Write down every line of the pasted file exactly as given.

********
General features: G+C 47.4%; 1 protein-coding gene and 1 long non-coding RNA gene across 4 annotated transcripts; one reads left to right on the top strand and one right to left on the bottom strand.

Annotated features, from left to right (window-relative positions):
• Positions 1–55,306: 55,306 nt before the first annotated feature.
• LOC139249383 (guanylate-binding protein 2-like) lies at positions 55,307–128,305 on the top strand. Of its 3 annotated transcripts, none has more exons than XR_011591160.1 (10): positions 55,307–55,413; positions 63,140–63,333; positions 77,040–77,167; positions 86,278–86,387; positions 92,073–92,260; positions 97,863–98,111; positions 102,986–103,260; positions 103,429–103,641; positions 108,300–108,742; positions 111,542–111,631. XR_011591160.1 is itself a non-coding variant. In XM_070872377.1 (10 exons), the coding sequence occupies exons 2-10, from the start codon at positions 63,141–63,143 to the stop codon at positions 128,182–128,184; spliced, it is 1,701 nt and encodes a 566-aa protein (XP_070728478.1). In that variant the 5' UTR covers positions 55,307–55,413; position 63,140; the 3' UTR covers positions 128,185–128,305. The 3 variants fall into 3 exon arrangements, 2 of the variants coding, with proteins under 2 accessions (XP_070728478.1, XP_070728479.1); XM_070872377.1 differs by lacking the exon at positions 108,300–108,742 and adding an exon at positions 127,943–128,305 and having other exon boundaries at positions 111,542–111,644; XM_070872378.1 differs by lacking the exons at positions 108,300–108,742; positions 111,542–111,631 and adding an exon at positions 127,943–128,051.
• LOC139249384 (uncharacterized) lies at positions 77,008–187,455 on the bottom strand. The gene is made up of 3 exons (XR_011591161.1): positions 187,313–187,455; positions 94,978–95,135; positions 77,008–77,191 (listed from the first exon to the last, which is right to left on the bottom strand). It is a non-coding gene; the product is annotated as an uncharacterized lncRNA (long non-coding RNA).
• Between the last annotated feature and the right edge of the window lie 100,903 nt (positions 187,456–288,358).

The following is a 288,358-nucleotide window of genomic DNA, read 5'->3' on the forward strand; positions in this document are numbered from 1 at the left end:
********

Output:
General features: G+C 47.4%; 1 protein-coding gene and 1 long non-coding RNA gene across 4 annotated transcripts; one reads left to right on the top strand and one right to left on the bottom strand.

Annotated features, from left to right (window-relative positions):
• Positions 1–55,306: 55,306 nt before the first annotated feature.
• LOC139249383 (guanylate-binding protein 2-like) lies at positions 55,307–128,305 on the top strand. Of its 3 annotated transcripts, none has more exons than XR_011591160.1 (10): positions 55,307–55,413; positions 63,140–63,333; positions 77,040–77,167; positions 86,278–86,387; positions 92,073–92,260; positions 97,863–98,111; positions 102,986–103,260; positions 103,429–103,641; positions 108,300–108,742; positions 111,542–111,631. XR_011591160.1 is itself a non-coding variant. In XM_070872377.1 (10 exons), the coding sequence occupies exons 2-10, from the start codon at positions 63,141–63,143 to the stop codon at positions 128,182–128,184; spliced, it is 1,701 nt and encodes a 566-aa protein (XP_070728478.1). In that variant the 5' UTR covers positions 55,307–55,413; position 63,140; the 3' UTR covers positions 128,185–128,305. The 3 variants fall into 3 exon arrangements, 2 of the variants coding, with proteins under 2 accessions (XP_070728478.1, XP_070728479.1); XM_070872377.1 differs by lacking the exon at positions 108,300–108,742 and adding an exon at positions 127,943–128,305 and having other exon boundaries at positions 111,542–111,644; XM_070872378.1 differs by lacking the exons at positions 108,300–108,742; positions 111,542–111,631 and adding an exon at positions 127,943–128,051.
• LOC139249384 (uncharacterized) lies at positions 77,008–187,455 on the bottom strand. The gene is made up of 3 exons (XR_011591161.1): positions 187,313–187,455; positions 94,978–95,135; positions 77,008–77,191 (listed from the first exon to the last, which is right to left on the bottom strand). It is a non-coding gene; the product is annotated as an uncharacterized lncRNA (long non-coding RNA).
• Between the last annotated feature and the right edge of the window lie 100,903 nt (positions 187,456–288,358).

The following is a 288,358-nucleotide window of genomic DNA, read 5'->3' on the forward strand; positions in this document are numbered from 1 at the left end: